So, there were three seconds left on the scoreboard. Everyone was ready and the Soviets started again.
Now, referee Artenik Arabadjan managed to attract everyone's attention. When Edeshko was waiting behind the base line for the ball, McMillen approached the line, ready to take a position just in front of the Soviet player. But at that moment, Arabadjan stretched out his hand towards Tom McMillen. McMillen took that gesture as an order to move back, so, being afraid of getting a technical foul, he stepped back about one meter. Now, the referee executed a beautiful, brand new (probably just invented) gesture. He pointed to the line, then to the ceiling. Being completely confused, the American player moved backwards again, and finding himself in an empty space, moved right to cover Paulauskas, who had participated in the previous version of the attack.
Edeshko had no one in front of him, so he gave a long pass (by the way, he didn't step on the line, as some have speculated) to A. Belov, who managed to beat the two Americans as he caught the ball and made an easy layup.
The game was over. The Soviet Unionâ€™s team had won the Olympics.
For a cold-minded investigator, one question still remains about this episode: â€œWhat was Arabadjan trying to say?
Later, he claimed that he was trying to show McMillen that his hands should not cross the line, but why, all of a sudden, did he decide to teach the rules to the American? Hadnâ€™t that referee just seen Tom a minute ago, in that same position and obviously aware of the rule? That first gesture (hand stretched out) remains unexplained. Also, Arabadjan clearly saw that american interpreted his gestures incorrectly, but made no attempt to explain himself better, apparently satisfied with the result.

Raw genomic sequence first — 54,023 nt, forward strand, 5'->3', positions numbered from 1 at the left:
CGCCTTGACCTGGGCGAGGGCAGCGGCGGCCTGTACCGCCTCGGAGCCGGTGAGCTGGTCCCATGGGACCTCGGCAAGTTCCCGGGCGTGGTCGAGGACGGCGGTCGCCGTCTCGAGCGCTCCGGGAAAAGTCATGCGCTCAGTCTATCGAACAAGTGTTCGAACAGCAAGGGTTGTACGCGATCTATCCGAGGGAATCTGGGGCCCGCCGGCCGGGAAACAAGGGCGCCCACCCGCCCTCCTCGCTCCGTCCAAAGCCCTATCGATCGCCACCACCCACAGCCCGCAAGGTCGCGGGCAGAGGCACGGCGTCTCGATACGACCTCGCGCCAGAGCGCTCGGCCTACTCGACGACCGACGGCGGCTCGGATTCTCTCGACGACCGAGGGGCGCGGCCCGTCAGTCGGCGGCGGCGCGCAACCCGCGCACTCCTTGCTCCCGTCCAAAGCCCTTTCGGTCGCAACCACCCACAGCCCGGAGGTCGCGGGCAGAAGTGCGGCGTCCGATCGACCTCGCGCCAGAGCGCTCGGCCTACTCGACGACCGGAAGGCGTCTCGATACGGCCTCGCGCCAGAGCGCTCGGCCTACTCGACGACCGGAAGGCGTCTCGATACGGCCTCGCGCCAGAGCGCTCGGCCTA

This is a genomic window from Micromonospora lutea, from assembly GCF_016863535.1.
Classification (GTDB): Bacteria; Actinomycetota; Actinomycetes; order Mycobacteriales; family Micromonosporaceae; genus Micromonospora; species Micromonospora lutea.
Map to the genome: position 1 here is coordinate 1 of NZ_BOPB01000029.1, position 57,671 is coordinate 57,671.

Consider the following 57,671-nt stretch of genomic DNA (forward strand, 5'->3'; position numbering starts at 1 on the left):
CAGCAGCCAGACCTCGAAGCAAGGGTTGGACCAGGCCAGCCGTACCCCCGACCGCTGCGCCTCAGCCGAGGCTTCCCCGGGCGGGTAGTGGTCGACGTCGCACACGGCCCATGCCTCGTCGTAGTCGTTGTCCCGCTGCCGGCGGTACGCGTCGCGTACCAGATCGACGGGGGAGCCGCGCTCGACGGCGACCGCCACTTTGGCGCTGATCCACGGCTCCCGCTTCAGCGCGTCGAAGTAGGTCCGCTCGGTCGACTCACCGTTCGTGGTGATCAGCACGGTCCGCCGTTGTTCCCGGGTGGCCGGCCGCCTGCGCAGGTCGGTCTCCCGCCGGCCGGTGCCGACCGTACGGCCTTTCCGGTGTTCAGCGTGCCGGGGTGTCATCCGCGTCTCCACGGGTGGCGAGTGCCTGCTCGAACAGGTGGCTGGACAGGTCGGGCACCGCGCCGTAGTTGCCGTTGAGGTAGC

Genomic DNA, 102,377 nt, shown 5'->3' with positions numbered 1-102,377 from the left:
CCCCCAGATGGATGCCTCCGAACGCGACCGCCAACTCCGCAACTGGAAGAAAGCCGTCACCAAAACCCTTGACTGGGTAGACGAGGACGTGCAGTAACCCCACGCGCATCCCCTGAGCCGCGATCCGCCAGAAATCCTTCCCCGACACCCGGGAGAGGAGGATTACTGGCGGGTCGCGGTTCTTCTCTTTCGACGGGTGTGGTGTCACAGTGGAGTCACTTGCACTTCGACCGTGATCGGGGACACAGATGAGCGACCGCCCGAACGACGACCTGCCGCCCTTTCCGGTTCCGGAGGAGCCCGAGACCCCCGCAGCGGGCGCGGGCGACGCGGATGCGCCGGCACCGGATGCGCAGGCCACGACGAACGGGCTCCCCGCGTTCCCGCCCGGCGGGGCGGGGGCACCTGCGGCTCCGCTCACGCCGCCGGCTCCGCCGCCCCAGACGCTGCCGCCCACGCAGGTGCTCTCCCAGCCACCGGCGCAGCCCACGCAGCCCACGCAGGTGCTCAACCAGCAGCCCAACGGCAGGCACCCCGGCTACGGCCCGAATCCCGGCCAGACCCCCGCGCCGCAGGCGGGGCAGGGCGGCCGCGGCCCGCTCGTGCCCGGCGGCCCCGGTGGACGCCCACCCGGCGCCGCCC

Now, why Arabadjan did all this? Conspiracy theory lovers are invited to speculate.
Another question regards how significant that referee's help was to the Soviets in the last episode. Well, it was significant. Was it decisive, however? No. Even without McMillen in front of Edeshko, there still existed only a very small chance for the Soviet team to score.
It's time to pay attention to Edeshko and his behaviour before McMillen moved backwards. He went several meters back, so he could still throw the ball far ahead, into the American half. That means he would do the long throw even with Tom standing in front of the line.
Look at the evolution of the Sovietsâ€™ last attack. There were enough â€œlast attacksâ€� to be able to talk about evolution, people!
First try: There was a short pass, then a dribble to the center line, followed (probably, as there was no time to move further) by an attempt to score from the center line.
Second try: The idea was to make a long pass, but, with McMillen just in front of Edeshko, the pass was sent to another player nearby. This player, in turn, attempted a long pass.
Third try: There was another improvement - Edeshko stepped back, so he could throw a ball far ahead.
The Soviets were learning with every failure! It's a really smart thing to do! That's a very good coaching job by Kondrashin!
At the same time, it was very unfair to the Americans. Why didn't they try to improve their defense? They also should have been given a few more rounds!
At the end of this article, I would like to address several alleged infractions committed by the Soviet players during their last play.